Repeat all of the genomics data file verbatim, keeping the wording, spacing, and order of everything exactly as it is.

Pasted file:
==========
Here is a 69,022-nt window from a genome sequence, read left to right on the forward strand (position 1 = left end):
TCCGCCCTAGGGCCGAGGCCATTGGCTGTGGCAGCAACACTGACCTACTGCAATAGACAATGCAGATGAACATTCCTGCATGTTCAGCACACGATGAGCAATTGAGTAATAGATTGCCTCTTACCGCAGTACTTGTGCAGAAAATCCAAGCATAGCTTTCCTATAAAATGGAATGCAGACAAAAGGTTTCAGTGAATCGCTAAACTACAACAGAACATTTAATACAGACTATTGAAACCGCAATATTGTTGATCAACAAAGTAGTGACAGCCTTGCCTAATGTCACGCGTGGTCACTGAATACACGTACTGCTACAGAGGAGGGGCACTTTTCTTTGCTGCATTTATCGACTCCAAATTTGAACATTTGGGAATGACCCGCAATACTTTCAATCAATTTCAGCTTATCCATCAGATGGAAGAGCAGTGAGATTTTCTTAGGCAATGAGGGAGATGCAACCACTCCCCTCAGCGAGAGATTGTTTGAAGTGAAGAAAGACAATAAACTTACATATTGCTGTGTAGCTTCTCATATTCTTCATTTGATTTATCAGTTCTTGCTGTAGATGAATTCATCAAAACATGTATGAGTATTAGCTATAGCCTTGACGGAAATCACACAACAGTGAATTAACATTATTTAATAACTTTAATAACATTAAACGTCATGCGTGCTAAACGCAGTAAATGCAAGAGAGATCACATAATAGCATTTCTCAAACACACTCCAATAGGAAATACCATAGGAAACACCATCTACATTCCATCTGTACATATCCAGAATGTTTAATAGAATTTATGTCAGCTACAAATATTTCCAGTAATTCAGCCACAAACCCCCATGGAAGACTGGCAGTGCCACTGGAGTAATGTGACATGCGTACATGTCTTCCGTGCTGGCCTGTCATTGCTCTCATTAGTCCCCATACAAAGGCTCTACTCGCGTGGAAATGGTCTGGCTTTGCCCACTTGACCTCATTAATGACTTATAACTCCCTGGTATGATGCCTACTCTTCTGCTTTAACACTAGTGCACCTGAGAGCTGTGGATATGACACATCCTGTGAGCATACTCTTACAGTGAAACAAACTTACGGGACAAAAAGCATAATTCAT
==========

Here is a 69,022-nt window from a genome sequence, read left to right on the forward strand (position 1 = left end):
TCCGCCCTAGGGCCGAGGCCATTGGCTGTGGCAGCAACACTGACCTACTGCAATAGACAATGCAGATGAACATTCCTGCATGTTCAGCACACGATGAGCAATTGAGTAATAGATTGCCTCTTACCGCAGTACTTGTGCAGAAAATCCAAGCATAGCTTTCCTATAAAATGGAATGCAGACAAAAGGTTTCAGTGAATCGCTAAACTACAACAGAACATTTAATACAGACTATTGAAACCGCAATATTGTTGATCAACAAAGTAGTGACAGCCTTGCCTAATGTCACGCGTGGTCACTGAATACACGTACTGCTACAGAGGAGGGGCACTTTTCTTTGCTGCATTTATCGACTCCAAATTTGAACATTTGGGAATGACCCGCAATACTTTCAATCAATTTCAGCTTATCCATCAGATGGAAGAGCAGTGAGATTTTCTTAGGCAATGAGGGAGATGCAACCACTCCCCTCAGCGAGAGATTGTTTGAAGTGAAGAAAGACAATAAACTTACATATTGCTGTGTAGCTTCTCATATTCTTCATTTGATTTATCAGTTCTTGCTGTAGATGAATTCATCAAAACATGTATGAGTATTAGCTATAGCCTTGACGGAAATCACACAACAGTGAATTAACATTATTTAATAACTTTAATAACATTAAACGTCATGCGTGCTAAACGCAGTAAATGCAAGAGAGATCACATAATAGCATTTCTCAAACACACTCCAATAGGAAATACCATAGGAAACACCATCTACATTCCATCTGTACATATCCAGAATGTTTAATAGAATTTATGTCAGCTACAAATATTTCCAGTAATTCAGCCACAAACCCCCATGGAAGACTGGCAGTGCCACTGGAGTAATGTGACATGCGTACATGTCTTCCGTGCTGGCCTGTCATTGCTCTCATTAGTCCCCATACAAAGGCTCTACTCGCGTGGAAATGGTCTGGCTTTGCCCACTTGACCTCATTAATGACTTATAACTCCCTGGTATGATGCCTACTCTTCTGCTTTAACACTAGTGCACCTGAGAGCTGTGGATATGACACATCCTGTGAGCATACTCTTACAGTGAAACAAACTTACGGGACAAAAAGCATAATTCAT